Delays in re-entering U.S. predicted


If you're planning to go abroad this summer, you may want to allow time for some unexpected delays on re-entering the United States.

As the peak summer vacation season approaches, travel industry spokesmen warn that international travelers may experience a repeat of last year's problems in trying to come back into the country -- even if they're U.S. citizens and have nothing to declare.

The problem this time is a continuing shortage of Immigration and Naturalization Service agents. Last summer, the INS had only 1,225 agents to process returning citizens and foreign visitors. There should be 1,875 on duty by September, but currently only 1,675 are in place.

Moreover, unlike previous years, the INS isn't allowing U.S. citizens to skip INS inspection and go straight to the Customs counters -- a practice that has helped ease the bottleneck in the past.

Partly because of security concerns, the INS has eliminated this "citizen bypass" program. Immigration authorities will allow some returning citizens to get by without a formal computer check, but they still plan to examine the papers of every returnee.

The changes are causing apprehension. Richard Norton, director the Air Transport Association of America, an airline trade group, warns that there will be "major delays . . . within several weeks" if the INS doesn't move more quickly to fill the gap.

Mr. Norton is worried that continued delays might crimp the booming U.S. tourist market. "When people see impediments put in place, they simply go elsewhere," he warns. "The United States has the reputation of the worst of all places to visit from an entry standpoint."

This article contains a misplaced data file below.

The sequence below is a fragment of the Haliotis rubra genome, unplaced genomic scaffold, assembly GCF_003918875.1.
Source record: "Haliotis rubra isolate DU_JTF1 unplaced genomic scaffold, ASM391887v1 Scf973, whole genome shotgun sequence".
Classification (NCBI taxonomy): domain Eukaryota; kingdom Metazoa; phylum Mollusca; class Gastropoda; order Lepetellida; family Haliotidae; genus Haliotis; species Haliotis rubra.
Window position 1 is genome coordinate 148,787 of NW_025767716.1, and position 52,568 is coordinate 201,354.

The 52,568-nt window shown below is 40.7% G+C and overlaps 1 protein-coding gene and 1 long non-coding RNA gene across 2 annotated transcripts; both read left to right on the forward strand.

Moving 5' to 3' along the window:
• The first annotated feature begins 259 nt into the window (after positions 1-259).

The impact already is visible. New York's John F. Kennedy International Airport, the No. 1 port of entry into the United States, already is experiencing delays, says Ed O'Connor, manager of government affairs for aviation for the Port Authority of New York and New Jersey.

With the new funding authorization, Kennedy is scheduled to receive 88 new INS agents but so far only 23 of them have begun working. Compounding the problem is the inadequate size of the processing hall for new arrivals there.

As a result, lines holding people waiting to see an agent snake out of the hall and into airport corridors. Other passengers are held on airplanes until there is room for them to wait in the terminal.

Critics say the INS has no excuse for not having put additional agents in place by now. Following the long waits of last summer, President Bush approved a $5 surcharge on returnees from Mexico, Canada and the Caribbean. The money was to pay for additional inspection agents.

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